Brandfontein, 28/02/1895.”  (Eastern Province Herald, 2/03/1892;
Lloyds Register of Shipping, 1891-92) 

“(British wooden barque, 338 tons, built in 1836), en route from
Adelaide to Swansea and London; cargo:  338 tons of copper ore and
181 bales of wool;  wrecked on a reef east of Ratel River, 5/05/1853; 6
survivors and a few crew members, 5 passengers and one crew
member survived.”   (Cape Town Mail, 14, 17/05/1853; Lloyds Register
of Shipping, 1853-54; Shipping Register, Cape Archives, C.C. 2/18) 

“(British vessel, 250 tons, built in 1811), en route from Port Jackson to
London;    cargo:  wool and grain oil; wrecked near Ratel River after
catching fire and abandoned on 4/6/1822; no lives were lost.” (Cape
archives, C.O. 2640 No 53) 

(British wooden barque, 404 tons, built 1843), en route from Calcutta to
London; cargo:  indigo, rice, sugar and silk; run ashore on a sandy
beach close to the Ratel River mouth, 13/06/1850. (Cape Town Mail,
15/06/1850; Lloyds Register of Shipping, 1850-51; Shipping Register,
Cape Archives, C.C. 2/17)

(Italian barque, 977 tons), en route from Singapore to Falmouth; cargo:
rice and rattans; wrecked on a reef in front of the Ratel River,
19/06/1882; 15 survivors. (Cape Argus, 3, 5/07/1882; Shipping
Register, Cape Archives, C.C. 3/7/2/3) 

(British iron barque, 1022 tons, built 1863), en route from Manilla to
New York; cargo:     17 424 bags of sugar, 355 000 cigars, 43 cases
of pearl shells, 128 bales of hides,    5070 bales of  hemp or jute; wrecked in vicinity of the Ratel River, 13/12/1872,    (Rietfontein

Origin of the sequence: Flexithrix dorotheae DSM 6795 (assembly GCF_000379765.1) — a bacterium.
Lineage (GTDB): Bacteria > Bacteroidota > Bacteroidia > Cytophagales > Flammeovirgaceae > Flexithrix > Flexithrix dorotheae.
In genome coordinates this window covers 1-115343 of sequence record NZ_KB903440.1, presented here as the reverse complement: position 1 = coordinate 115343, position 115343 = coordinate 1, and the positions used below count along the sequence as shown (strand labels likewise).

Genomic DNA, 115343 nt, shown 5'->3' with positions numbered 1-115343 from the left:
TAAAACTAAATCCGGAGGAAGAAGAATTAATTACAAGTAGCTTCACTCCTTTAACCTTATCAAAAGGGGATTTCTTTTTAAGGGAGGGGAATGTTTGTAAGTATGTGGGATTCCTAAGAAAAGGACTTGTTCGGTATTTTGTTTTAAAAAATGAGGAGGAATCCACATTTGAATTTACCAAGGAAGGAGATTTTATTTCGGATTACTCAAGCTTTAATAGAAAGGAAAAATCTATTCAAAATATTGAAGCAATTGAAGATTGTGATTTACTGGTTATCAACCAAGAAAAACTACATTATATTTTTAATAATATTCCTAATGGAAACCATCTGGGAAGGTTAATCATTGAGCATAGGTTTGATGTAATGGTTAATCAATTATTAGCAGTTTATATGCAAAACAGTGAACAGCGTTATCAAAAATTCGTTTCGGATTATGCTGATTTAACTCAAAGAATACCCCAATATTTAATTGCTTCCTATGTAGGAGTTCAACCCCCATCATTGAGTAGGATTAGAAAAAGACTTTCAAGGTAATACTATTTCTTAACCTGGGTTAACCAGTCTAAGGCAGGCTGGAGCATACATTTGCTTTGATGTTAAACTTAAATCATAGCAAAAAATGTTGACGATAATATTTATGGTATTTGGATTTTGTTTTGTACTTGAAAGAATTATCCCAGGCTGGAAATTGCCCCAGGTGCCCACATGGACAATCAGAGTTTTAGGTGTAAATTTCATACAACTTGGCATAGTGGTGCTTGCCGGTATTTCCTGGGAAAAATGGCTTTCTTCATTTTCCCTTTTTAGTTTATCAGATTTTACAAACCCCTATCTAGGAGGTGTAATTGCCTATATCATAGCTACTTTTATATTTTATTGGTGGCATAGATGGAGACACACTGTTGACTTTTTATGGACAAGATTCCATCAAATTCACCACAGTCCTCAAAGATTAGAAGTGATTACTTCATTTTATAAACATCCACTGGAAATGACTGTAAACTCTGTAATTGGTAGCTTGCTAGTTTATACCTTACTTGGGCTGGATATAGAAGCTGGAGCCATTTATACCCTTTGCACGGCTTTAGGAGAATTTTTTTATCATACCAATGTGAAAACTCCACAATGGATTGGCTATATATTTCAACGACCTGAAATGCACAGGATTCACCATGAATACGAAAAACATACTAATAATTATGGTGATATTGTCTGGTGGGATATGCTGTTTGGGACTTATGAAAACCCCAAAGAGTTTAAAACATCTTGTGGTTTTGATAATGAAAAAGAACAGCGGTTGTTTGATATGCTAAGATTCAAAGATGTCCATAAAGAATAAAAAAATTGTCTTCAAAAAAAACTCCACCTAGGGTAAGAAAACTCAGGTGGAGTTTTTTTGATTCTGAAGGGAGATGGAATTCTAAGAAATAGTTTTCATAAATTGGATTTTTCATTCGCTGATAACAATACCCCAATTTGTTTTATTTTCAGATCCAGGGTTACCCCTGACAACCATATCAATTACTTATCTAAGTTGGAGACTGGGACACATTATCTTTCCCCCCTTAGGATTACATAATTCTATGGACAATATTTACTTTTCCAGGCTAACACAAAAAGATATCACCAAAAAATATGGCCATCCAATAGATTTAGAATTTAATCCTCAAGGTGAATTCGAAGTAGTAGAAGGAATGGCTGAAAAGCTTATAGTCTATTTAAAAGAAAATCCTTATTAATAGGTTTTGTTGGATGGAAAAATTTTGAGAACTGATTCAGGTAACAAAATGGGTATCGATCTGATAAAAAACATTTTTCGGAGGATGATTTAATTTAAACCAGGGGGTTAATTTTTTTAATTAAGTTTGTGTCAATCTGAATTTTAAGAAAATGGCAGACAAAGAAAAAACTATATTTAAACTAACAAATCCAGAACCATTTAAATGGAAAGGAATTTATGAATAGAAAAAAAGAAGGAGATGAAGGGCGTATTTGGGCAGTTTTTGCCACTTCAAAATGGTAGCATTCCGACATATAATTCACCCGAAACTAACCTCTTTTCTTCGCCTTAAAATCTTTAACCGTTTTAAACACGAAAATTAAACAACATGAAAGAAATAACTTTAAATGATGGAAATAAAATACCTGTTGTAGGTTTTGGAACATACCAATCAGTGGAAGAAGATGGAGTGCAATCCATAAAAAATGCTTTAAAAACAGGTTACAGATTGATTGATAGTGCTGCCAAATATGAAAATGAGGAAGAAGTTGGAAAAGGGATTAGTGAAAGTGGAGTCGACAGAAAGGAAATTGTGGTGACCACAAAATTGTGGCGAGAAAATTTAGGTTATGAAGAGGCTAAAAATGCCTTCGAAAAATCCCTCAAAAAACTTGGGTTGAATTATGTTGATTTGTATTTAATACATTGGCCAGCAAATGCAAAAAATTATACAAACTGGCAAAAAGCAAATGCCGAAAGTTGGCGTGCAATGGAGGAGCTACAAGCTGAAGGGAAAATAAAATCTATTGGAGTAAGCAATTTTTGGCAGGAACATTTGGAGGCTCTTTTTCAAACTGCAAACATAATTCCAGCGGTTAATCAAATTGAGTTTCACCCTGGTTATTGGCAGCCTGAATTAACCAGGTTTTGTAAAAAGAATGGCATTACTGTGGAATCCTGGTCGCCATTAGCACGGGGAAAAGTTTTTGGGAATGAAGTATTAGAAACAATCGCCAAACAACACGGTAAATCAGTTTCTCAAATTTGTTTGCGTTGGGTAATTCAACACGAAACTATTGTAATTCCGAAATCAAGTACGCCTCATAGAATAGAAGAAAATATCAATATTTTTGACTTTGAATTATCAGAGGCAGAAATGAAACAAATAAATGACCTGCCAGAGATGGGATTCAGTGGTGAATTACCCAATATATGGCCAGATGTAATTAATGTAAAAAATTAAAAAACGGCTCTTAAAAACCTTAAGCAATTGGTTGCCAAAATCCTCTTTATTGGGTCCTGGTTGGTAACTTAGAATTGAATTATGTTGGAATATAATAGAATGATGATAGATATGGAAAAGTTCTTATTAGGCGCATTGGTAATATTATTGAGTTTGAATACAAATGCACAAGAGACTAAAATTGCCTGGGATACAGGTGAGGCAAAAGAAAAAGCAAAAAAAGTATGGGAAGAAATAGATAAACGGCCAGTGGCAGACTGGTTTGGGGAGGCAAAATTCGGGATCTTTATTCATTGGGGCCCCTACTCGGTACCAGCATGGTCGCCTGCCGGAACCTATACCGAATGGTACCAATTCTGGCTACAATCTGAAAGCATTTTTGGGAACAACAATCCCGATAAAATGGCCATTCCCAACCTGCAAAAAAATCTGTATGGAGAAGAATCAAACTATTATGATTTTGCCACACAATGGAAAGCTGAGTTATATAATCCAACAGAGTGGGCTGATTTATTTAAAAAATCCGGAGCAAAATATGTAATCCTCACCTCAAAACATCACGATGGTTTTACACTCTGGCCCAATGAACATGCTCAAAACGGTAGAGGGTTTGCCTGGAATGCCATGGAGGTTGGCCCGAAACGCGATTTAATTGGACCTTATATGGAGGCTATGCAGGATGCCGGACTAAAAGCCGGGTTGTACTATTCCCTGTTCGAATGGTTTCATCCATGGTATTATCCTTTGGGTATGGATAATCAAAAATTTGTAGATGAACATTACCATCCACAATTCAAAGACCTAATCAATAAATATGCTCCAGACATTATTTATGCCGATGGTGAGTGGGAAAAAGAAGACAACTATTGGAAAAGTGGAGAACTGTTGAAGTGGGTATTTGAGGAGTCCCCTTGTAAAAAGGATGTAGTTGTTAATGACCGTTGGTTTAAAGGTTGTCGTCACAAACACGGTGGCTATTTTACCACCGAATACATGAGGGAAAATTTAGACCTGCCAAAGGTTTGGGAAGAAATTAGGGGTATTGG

strand); all on board survived, total unknown. 
(Lloyds Register of Shipping, 1872-73; Shipping Register, Cape
Archives, C.C. 3/7//2/2) 

(American barque, 926 tons), en route Robalingo to Falmouth;
cargo: sugar; wrecked 24 km west of Cape Agulhas near the Ratel
River, 4/04/1877; no lives were lost.
(Shipping Register, Cape Archives, C.C. 3/7/2/2) 

Otori Maru 8
Japanese fishing trawler grounded at Shell point, Bantamsklip in 1984. Wrecked in dense fog. Still visible

Un Hung  Taiwanese fishing vessel 1989  Hall bay Pearly beach. Still visible 

Seven shipwrecks surround Danger Point Peninsula and 140 wrecks are dotted along the shores between Danger Point and Cape Infanta. Yet Danger Point was given the most impressive name. Perhaps it is an applicable name for the spot where the legendary "Flying Dutchman" was first seen. Local historian SD Fourie has recorded the story of the unfortunate Captain van der Decken:

 The flying Dutchman